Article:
Rihanna? That’s “The Right Honourable Robyn Rihanna Fenty” to you.
At a ceremony held on November 29, the Caribbean island officially became a republic after removing Queen Elizabeth II as head of state. Naturally, one of the nation’s first acts of celebration was to honour Rihanna, who was raised in the capital city of Bridgetown.
Attending the ceremony in a Bottega Veneta orange silk dress, Rihanna, born Robyn Rihanna Fenty, was given the honour by Prime Minister Mia Mottley. “May you continue to shine like a diamond and bring honour to your nation by your works, by your actions, and to do credit wherever you shall go,” said Mottley, referencing Rihanna’s 2012 hit “Diamonds.”
Now titled “The Right Honourable Robyn Rihanna Fenty,” the 33-year-old is the 11th Barbadian and the second woman ever to be given the title of National Hero.
Though Barbados gained independence from Britain in 1966, the recent ceremony is symbolic of the nation’s breakaway from its colonial past. Ending nearly 400 years of British rule, the island nation officially stopped pledging allegiance to Queen Elizabeth II and swore in its first president, Sandra Mason.
The Queen’s eldest son and heir Princes Charles attended the ceremony, where he was awarded The Order of Freedom of Barbados. “From the darkest days of our past, and the appalling atrocity of slavery, which forever stains our history, the people of this island forged their path with extraordinary fortitude,” he said in a speech, referencing Britain’s violent history of colonization.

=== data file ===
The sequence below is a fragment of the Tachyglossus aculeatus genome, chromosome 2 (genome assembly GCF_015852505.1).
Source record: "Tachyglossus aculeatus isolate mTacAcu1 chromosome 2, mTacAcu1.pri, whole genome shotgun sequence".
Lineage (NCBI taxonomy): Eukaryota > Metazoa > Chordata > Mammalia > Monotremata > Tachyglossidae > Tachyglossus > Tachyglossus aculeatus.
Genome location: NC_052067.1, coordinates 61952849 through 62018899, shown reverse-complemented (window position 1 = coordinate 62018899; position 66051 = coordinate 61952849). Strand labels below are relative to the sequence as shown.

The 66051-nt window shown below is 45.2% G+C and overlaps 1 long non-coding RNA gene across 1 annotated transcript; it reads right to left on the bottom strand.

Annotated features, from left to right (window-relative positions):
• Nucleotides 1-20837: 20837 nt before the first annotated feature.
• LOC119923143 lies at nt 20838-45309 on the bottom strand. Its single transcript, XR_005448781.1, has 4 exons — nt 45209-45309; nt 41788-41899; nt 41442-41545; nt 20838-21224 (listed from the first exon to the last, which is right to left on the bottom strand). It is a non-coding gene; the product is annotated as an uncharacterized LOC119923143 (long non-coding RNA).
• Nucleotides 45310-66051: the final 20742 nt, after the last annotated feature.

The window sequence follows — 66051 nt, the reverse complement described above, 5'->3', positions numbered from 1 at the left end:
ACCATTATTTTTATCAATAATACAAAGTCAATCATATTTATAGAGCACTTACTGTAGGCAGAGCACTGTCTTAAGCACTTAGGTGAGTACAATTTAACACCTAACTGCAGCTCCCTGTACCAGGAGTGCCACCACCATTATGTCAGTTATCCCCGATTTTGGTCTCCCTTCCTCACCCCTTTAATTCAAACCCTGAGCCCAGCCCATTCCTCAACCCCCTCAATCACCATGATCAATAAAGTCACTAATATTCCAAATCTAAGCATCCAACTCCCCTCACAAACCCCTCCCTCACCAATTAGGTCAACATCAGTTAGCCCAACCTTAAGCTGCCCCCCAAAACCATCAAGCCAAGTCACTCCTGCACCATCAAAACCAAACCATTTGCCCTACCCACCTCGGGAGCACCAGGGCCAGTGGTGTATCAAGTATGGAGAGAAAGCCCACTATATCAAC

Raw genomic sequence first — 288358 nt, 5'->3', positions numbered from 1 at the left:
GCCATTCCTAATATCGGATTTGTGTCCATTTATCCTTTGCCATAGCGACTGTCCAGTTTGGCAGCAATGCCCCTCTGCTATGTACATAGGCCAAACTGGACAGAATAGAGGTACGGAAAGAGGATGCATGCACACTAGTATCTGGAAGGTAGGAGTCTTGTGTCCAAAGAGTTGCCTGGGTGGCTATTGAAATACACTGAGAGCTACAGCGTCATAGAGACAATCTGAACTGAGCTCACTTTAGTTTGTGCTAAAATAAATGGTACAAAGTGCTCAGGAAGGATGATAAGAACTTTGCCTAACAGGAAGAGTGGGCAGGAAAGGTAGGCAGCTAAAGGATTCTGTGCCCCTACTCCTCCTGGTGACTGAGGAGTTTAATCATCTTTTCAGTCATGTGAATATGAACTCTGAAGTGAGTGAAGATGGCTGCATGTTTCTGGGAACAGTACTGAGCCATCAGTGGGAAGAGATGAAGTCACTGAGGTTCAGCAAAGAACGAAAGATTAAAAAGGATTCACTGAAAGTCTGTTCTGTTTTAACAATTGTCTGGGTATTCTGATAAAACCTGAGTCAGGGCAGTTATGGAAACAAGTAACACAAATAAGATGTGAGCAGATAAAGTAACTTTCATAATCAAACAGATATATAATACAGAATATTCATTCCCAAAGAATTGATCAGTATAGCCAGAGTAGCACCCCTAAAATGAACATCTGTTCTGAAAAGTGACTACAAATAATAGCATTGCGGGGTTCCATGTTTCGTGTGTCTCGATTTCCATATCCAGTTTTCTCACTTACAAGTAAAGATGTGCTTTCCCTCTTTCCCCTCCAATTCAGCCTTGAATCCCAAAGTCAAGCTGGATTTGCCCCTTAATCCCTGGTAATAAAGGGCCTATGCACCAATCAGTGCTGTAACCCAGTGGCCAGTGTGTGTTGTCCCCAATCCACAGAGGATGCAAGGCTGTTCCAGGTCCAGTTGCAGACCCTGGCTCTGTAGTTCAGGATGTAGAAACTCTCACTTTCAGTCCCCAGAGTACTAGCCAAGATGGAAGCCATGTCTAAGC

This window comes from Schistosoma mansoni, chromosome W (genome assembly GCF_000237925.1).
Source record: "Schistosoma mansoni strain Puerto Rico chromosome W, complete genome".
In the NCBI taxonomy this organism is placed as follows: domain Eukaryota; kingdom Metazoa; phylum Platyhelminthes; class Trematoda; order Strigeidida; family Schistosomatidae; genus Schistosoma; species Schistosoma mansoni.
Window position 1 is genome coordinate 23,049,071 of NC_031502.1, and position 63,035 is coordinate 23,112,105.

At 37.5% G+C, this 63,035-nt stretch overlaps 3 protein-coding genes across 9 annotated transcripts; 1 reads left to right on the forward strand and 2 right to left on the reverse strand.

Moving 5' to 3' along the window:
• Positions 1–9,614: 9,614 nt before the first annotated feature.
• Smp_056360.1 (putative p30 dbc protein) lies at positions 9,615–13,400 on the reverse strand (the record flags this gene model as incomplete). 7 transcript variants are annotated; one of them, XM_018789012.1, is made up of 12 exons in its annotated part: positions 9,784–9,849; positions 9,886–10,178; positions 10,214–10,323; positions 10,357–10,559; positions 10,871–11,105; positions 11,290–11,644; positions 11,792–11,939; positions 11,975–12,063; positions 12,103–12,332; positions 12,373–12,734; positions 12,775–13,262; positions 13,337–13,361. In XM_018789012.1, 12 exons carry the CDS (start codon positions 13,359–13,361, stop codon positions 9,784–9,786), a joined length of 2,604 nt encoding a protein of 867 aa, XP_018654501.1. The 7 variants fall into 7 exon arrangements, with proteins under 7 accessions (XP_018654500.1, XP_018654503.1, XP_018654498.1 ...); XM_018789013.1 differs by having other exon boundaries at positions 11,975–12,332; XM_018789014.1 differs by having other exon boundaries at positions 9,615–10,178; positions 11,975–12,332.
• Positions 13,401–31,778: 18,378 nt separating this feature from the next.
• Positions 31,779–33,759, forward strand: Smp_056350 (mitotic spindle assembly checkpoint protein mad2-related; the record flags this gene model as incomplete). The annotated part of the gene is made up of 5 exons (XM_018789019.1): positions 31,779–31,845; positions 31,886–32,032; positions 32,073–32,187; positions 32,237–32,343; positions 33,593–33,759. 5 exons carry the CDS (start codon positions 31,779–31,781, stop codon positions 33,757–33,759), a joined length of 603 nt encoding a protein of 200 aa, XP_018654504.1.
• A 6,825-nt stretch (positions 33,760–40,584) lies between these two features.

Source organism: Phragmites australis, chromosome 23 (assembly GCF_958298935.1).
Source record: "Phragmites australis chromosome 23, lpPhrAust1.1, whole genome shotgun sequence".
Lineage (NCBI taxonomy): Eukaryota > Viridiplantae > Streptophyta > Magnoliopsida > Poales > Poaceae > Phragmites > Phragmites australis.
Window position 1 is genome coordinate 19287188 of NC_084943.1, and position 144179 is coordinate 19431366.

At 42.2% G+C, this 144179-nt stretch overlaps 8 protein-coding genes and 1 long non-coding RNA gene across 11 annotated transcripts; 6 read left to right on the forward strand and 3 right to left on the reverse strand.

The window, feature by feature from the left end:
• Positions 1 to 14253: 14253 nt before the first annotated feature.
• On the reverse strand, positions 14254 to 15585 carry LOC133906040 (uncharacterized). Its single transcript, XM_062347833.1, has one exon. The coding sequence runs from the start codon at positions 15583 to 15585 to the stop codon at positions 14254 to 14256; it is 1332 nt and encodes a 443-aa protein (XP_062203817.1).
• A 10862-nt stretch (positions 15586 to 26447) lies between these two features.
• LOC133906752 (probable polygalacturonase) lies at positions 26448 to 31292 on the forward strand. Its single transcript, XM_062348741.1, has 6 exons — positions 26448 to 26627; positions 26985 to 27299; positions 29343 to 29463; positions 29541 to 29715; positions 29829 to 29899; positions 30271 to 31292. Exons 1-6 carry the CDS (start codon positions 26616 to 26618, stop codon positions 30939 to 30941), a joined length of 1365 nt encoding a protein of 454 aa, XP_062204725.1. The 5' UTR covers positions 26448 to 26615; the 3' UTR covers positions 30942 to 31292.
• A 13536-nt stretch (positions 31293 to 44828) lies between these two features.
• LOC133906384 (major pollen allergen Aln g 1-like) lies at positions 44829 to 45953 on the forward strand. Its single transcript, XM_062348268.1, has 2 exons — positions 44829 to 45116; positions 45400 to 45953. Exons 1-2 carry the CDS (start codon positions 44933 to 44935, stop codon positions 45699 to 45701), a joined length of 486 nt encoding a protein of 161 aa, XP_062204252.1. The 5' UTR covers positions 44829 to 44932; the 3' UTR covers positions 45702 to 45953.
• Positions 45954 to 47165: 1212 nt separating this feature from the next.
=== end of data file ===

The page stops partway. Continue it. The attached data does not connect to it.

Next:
Barbados is the latest Caribbean island to remove Queen Elizabeth as head of state, joining Trinidad and Tobago, Guyana and Dominica. Today, the Queen remains head of state for 15 countries, including Canada.
The effects of colonialism are long-lasting and transcend generations. Present-day issues born out of colonialism include environmental degradation, the spread of disease, economic instability, and human rights violations, reports National Geographic. These impacts can be seen in Canada, with Indigenous communities still facing severe systemic inequities due to the effects of colonialism.
Despite Barbados cutting political and ceremonial ties with the United Kingdom, Mottley told Vogue in September 2021 that she has a strong relationship with the royal family and Prince Charles in particular. “Our determination to become a republic is not about a rejection of [the royal family] personally,” she said. “It is an assertion that it must be available to every Barbadian boy and girl to aspire to be the head of state of this nation. It is not just legal, it’s also symbolic as to who or what we can become globally.”
This is perhaps best seen through Rihanna, who forever reps her Caribbean heritage in her music and creative endeavours. In 2017, the street in Barbados where she grew up was renamed “Rihanna Drive” in her honour. And the following year, she was given the title of Ambassador Extraordinary and Plenipotentiary, a role that involves promoting education, tourism and investment for the island.
Needless to say, the star — who is now an estimated billionaire according to Forbes — has a lot going on. Undertaking the role of National Hero seems like a fitting next step, wouldn’t you say?